On My Desk: Weekly Standard’s New Book

I just received a new book in the mail from the folks at the Weekly Standard, The Weekly Standard – A Reader: 1995 – 2005. Edited by William Kristol, it provides a number of the highlights published by the highly-respected conservative magazine over the past ten years. Writers like P.J. O’Rourke, John Podhoretz (one of my favorites), David Gelernter, Christopher Hitchens, Fred Barnes, and many more find themselves well represented in the book’s 500+ pages. Some of these articles will read like long-lost friends, while others will provide fresh perspectives on new topics. I suspect that in the same way that reading out-of-date magazines in medical offices occasionally gives one a perspective on new and pressing issues, this new book will provide a similar experience in most of its essays.
Since we at CQ are all about full disclosure, I should point out that I received a review copy for free — and later on, I will talk about a couple of other such books I’ve received from others as well. Also, I do have a regular gig at the Daily Standard, which pays me very nicely for a weekly on-line column. Tomorrow’s entry talks about the disconnect between reality and fantasy for the left-leaning film critics and Hollywood movie studios, to which I’ll link later tonight or early tomorrow.
Now, some CQ readers might get the impression that I’m sucking up. No! If I wanted to suck up, you’d know it. I’d probably go out of my way to point out that the editor of the Daily Standard, Jonathan Last (also of Galley Slaves), has an essay in the book, “Brotherly Losers.” Seeing as it comes at the end of the collection, I’d likely offer the witticism that they saved the best for Last.
But you won’t catch me doing that here.

Goldberg Goes For Number Nine

Bernard Goldberg appeared on The O’Reilly Factor, which for conspiracy theorists makes his ninth appearance on Fox since the release of his book, 100 People Who Are Screwing Up America (And Al Franken Is #37). Bill O’Reilly and Goldberg mostly appeared amused at the debacle, with O’Reilly wondering why Goldberg bothered to appear on Donny Deutsch’s show in the first place. Apparently, its overnight Nielsen rating was a whopping 0.1, or around 70,000 — and that after this blog and others “promoting” Goldberg’s appearance for 30 hours or so. Goldberg’s tongue-in-cheek response: “Well … it seemed like a good idea at the time.”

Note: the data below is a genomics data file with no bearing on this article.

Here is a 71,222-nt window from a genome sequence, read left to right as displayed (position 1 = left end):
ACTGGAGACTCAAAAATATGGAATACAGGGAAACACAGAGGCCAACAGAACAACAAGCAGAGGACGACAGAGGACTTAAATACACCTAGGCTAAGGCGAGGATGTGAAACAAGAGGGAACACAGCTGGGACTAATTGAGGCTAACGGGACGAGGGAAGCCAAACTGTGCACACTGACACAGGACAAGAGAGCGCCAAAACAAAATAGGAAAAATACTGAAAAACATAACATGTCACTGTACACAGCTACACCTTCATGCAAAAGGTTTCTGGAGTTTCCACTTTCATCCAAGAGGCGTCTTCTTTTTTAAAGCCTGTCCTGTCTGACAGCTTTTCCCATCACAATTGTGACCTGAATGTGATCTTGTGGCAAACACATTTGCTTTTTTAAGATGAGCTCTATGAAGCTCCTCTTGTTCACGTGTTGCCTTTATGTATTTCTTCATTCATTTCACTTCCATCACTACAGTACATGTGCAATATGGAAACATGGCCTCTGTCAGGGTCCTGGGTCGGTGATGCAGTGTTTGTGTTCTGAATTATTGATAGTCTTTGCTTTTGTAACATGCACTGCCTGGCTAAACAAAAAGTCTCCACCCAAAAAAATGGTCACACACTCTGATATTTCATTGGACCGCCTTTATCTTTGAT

The tone remained light throughout the interview; when the satellite feed dropped out for a few seconds, both joked about Deutsch pulling the plug. Not as funny, though, was Goldberg’s revelation that the Deutsch show edited down the segment. The show’s 30-minute run time last night (when it normally runs an hour) makes it look like the Big Idea producers decided to do some heavy-duty whittling. That explains why it appears that Goldberg lost his temper so quickly with Linda Stasi. Interviews on cable news shows rarely edit content unless it violates FCC or libel/slander restrictions, and those who do reveal it. It looks like another example of a serious ethical lapse on the part of The Big Idea’s producers and Deutsch.
I wrote to the producers to ask them if the segment would be edited yesterday, and they have chosen not to respond to my question.
You can see the segment yourself at the Political Teen. I thought it was pretty funny, and at least this time you can actually hear Goldberg’s responses.

Book Review: Harry Potter And The Half-Blood Prince

I refrained from running out to purchase the new Harry Potter book, Harry Potter and the Half-Blood Prince, during the midnight madness sales at the local bookstores. Last time, that meant serious delays in getting a copy of the book. However, either Scholastic produced a more realistic first run or the initial enthusiasm may have been overestimated. When I went to the bookstore on Saturday, I found several dozen copies at 40% off available and almost no shoppers in the store. I took advantage of the opportunity and picked up my copy, and after finishing a couple of other projects this weekend, tore through the new installment.